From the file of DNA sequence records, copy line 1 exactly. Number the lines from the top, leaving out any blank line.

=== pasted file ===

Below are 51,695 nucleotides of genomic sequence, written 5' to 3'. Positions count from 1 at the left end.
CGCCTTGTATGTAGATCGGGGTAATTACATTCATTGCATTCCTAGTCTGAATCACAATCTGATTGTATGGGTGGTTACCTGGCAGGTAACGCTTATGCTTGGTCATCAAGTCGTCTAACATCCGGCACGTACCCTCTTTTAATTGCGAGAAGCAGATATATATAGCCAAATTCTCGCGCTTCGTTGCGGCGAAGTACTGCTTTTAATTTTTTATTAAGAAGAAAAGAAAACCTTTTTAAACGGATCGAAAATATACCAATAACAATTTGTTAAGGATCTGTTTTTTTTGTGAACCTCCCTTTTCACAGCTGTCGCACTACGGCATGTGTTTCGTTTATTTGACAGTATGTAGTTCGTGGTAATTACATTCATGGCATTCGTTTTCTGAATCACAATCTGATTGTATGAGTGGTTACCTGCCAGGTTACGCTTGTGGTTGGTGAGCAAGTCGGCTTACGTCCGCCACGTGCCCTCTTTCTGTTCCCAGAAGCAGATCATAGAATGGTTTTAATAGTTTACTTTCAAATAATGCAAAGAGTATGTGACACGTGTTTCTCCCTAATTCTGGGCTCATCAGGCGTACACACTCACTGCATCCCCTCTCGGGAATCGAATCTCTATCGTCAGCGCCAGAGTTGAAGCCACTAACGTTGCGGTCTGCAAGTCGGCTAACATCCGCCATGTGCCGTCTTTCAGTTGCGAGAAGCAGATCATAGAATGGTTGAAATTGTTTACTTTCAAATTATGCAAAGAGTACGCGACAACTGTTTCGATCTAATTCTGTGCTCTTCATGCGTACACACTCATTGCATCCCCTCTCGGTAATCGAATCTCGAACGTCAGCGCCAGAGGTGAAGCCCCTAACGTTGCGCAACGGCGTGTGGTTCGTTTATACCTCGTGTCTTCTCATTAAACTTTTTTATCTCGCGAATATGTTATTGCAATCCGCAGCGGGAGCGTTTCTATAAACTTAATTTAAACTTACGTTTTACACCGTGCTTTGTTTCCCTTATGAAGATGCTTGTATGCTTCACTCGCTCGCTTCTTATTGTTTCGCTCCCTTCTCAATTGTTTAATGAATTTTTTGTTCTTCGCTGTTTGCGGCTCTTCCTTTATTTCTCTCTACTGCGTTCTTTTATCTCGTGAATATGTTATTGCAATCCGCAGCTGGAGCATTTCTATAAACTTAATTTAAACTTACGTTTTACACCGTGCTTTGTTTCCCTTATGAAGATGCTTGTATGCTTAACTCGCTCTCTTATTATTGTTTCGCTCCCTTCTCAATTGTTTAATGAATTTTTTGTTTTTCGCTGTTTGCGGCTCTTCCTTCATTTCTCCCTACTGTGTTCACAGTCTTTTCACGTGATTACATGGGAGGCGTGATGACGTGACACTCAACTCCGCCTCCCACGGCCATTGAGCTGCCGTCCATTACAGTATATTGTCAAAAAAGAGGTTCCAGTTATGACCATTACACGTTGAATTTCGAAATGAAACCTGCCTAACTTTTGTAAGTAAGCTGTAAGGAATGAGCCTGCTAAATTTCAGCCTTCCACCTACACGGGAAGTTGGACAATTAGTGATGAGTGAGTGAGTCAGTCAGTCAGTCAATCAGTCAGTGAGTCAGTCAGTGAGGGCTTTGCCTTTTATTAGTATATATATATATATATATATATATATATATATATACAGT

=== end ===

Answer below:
Below are 51,695 nucleotides of genomic sequence, written 5' to 3'. Positions count from 1 at the left end.